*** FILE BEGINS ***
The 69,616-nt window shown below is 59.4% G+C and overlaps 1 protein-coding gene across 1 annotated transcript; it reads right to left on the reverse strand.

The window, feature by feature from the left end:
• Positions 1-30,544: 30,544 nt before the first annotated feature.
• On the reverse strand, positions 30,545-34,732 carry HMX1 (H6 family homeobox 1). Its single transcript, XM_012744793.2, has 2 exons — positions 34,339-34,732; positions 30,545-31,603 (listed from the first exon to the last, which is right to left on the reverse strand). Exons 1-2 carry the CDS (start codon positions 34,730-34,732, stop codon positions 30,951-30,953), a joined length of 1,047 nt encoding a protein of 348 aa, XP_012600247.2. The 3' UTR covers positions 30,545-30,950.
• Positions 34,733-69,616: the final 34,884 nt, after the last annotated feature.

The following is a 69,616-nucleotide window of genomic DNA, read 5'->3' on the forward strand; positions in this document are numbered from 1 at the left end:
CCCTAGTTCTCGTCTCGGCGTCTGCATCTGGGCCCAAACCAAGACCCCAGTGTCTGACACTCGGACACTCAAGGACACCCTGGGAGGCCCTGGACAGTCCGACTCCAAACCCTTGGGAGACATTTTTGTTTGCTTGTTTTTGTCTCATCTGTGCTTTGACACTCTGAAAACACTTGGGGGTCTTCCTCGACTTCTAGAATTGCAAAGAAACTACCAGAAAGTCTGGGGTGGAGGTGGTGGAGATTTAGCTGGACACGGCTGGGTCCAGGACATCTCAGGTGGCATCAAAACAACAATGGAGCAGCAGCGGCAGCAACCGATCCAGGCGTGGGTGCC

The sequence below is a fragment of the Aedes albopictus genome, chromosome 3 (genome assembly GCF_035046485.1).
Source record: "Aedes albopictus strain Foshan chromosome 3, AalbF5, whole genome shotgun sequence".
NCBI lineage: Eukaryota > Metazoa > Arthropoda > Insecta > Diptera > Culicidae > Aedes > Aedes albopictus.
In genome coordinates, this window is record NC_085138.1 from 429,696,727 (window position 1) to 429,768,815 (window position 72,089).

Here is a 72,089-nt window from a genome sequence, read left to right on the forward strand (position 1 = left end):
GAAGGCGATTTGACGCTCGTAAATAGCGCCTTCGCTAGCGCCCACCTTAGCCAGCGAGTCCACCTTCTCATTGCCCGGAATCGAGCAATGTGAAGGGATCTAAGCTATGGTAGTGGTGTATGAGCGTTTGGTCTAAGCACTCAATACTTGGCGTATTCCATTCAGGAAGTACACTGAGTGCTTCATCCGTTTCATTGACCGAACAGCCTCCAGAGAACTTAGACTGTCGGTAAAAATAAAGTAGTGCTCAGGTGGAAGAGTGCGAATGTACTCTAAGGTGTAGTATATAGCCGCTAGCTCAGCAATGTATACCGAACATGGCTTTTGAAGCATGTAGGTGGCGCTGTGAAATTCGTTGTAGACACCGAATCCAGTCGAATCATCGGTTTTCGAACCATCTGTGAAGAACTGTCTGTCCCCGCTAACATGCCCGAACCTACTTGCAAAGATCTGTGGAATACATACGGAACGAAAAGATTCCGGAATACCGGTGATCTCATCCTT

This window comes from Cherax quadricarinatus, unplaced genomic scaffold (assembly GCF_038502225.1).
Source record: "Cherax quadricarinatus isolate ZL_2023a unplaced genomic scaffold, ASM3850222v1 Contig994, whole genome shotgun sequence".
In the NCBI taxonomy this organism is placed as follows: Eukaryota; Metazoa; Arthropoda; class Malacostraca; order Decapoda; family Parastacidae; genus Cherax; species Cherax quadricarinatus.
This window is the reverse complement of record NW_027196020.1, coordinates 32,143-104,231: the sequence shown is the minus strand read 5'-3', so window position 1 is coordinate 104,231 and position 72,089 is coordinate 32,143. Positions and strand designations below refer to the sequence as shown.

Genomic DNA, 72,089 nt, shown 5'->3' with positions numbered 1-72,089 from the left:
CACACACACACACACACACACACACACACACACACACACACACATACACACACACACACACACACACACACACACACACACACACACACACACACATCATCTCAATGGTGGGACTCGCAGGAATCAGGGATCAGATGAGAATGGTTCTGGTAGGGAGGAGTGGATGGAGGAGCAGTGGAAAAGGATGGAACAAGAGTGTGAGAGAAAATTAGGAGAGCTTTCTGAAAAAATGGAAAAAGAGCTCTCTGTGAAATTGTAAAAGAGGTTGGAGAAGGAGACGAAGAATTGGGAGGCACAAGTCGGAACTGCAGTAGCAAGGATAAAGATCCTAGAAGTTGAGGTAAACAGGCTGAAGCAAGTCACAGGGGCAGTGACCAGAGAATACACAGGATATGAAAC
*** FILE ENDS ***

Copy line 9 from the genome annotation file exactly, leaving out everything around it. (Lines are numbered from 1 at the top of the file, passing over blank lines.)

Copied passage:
Source record: "Aedes albopictus strain Foshan chromosome 3, AalbF5, whole genome shotgun sequence".